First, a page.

A Leave of Absence

It’s been a while since I last took a complete week off from any form of exercise, until my doctor ordered it.  Last week was wonderful; I spent QT time with my family and enjoyed the Derby (mint juleps and all).  Thinking of Derby reminds me of Wedding Crashers:  What’s your favorite time of year Christmas or DERBY season?  Oooo pick me!  Derby season!  My hiatus came at the perfect moment.   My husband and I were able to go on a few dates and even drink together (something we rarely do).  Since the birth of my daughter I have not been able to relax when I am away from her until recently.  I was able to enjoy all the Derby festivities without constantly thinking of her.  I let loose and trusted she was okay without feeling guilty.  I have never bet the ponies but I thought What the hell this year.  The first horse I bet on was Sassy Image (because it reminded me of my daughter, of course) and I won $50.20 (I made note of this in her baby book)!  I have never won, this was a big moment.  Normally I do not like to bet because I’d rather put the money towards tangible items (such as shoes).  However, I was ready to let me hair down.  I continued to bet and throw back the good’ ol mix of bourbon, mint, water, and sugar.  I was me again (something I have not been in a very long time).  I was care free and goofy.  Although my husband would never admit it, I think he was secretly ecstatic to have the girl he dated in college back.  Having a child changes everything about a women’s demeanor and personality (maybe not everyone, but some of us).  Don’t get me wrong being a mom is the best thing that has ever happened to me (after all my kid is awesome) but it has made me up tight and full of worry.  It is nice to part ways with her and not feel the guilt that use to come with it.  Slowly but surely things are getting back to normal (whatever the hell normal is).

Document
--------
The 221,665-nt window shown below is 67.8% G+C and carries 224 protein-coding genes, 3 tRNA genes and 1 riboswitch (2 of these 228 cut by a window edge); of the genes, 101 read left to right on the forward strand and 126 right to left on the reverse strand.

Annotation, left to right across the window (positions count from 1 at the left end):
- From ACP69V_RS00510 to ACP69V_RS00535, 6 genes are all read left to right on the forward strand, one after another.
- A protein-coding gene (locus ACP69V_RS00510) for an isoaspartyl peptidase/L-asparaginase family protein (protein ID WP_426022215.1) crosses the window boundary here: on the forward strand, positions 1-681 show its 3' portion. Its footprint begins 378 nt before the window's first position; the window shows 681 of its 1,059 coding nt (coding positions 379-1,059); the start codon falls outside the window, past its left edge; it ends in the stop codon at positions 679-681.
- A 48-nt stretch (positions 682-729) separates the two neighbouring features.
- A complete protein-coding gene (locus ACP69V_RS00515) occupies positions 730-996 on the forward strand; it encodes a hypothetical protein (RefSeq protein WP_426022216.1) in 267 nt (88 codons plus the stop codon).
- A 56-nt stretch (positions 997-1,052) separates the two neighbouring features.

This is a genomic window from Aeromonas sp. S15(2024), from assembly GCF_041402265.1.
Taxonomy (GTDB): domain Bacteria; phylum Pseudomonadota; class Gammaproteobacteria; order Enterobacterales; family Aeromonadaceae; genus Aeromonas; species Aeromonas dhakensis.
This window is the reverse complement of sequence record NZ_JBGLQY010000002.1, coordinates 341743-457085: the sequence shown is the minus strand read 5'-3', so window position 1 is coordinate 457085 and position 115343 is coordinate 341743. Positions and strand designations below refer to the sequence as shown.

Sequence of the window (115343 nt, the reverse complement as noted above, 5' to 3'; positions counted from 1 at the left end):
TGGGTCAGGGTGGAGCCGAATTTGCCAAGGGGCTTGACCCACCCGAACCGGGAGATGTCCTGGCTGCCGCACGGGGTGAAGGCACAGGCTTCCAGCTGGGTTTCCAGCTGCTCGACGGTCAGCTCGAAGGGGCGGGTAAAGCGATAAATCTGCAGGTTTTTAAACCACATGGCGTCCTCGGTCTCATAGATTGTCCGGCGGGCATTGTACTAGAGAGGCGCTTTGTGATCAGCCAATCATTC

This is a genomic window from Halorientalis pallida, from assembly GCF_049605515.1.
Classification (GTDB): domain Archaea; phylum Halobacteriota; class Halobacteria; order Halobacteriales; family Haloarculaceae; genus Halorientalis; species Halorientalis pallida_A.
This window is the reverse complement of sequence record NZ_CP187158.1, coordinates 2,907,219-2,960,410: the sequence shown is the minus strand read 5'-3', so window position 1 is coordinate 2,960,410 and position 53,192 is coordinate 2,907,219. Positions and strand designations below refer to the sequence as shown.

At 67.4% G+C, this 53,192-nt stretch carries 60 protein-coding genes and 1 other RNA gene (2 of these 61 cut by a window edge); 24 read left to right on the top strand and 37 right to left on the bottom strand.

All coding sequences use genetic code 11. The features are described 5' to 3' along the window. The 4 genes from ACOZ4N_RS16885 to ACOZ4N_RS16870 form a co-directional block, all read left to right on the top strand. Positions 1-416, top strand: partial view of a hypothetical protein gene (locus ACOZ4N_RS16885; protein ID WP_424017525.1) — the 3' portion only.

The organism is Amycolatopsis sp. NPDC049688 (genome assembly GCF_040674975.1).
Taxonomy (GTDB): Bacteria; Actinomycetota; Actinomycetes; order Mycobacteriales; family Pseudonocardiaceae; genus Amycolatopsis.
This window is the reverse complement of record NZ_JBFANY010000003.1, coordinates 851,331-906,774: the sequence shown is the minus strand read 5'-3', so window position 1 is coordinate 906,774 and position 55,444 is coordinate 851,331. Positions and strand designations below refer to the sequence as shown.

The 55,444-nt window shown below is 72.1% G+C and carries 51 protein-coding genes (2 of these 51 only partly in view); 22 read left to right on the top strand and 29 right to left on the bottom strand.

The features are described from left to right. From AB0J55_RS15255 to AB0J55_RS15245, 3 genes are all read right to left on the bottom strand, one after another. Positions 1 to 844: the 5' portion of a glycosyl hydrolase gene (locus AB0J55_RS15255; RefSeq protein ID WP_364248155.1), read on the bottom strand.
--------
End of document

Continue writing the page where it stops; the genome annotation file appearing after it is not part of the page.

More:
My husband did a wonderful job reminding me of what a wonderful mother I have become by making me a book.  He titled it, “Mommy and Me the First 16 Months,” By Sloane.  My heart melted as tears filled my eyes as I flipped through the pages.  It was neat to see the pictures he picked out and place accordingly throughout the book.  He wrote little sweet captions under each photograph.  He used Shutterfly to bring his unique idea to life.  It made me feel wanted and loved that he would take the time to make such a personal gift.  At times I question if I am making the right decisions for my daughter, Shane let me know I am by presenting me with my mother’s day gift.  It is priceless to me.  It was a great way to end my week off.  I value every moment spent with both Shane and Sloane (even the bad ones that end in sleepless nights).      

Now that my favorite time of year has come and gone, I am back to the running grind.  I started training for the Indy marathon (November 5, 2011) on Monday.   My body is feeling much better but it is not 100%.  My normal base pace is 8:30 and the last 2 days it has been closer to 9:15.  My legs are still fatigued from the Boston and Derby marathons (I am sure the mint juleps did not aid in my recovery).  I am confident with time my body will gradually return to its ordinary self.  To quote Marshall Ulrich, “I can feel my body turning into a running machine.”  As this process takes place it will bring pain, discomfort and fatigue 100% guaranteed (I have been reading too many Dr. Seuss books lately).  I am approaching training differently this time around (focused on hill repeats and intervals).  I am determined to hit 3:27 or less (I would love to be under 3:20, but I am taking baby steps).  I want to secure my spot in Boston 2013 (I will have to miss 2012 because we are planning another love child).  I would also like to run NY City by qualifying (3:23 marathon or 1:37 half marathon).  I would never buy my way into a race (I am thankful for those who do because they keep the road races alive).  I have too much pride to not at least try for a goal time. 

Here’s to the next 179 days leading up to the Indy Marathon!

 Training log:

5 minute Dynamic Warm-Up

Morning Base Run 4 miles

Drills – 20 seconds run with no arms & 20 seconds 1 leg hop

Evening 30 minute recovery run @ recovery pace

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“It hurts up to a point and then it doesn’t get any worse.”  –  Ann Trason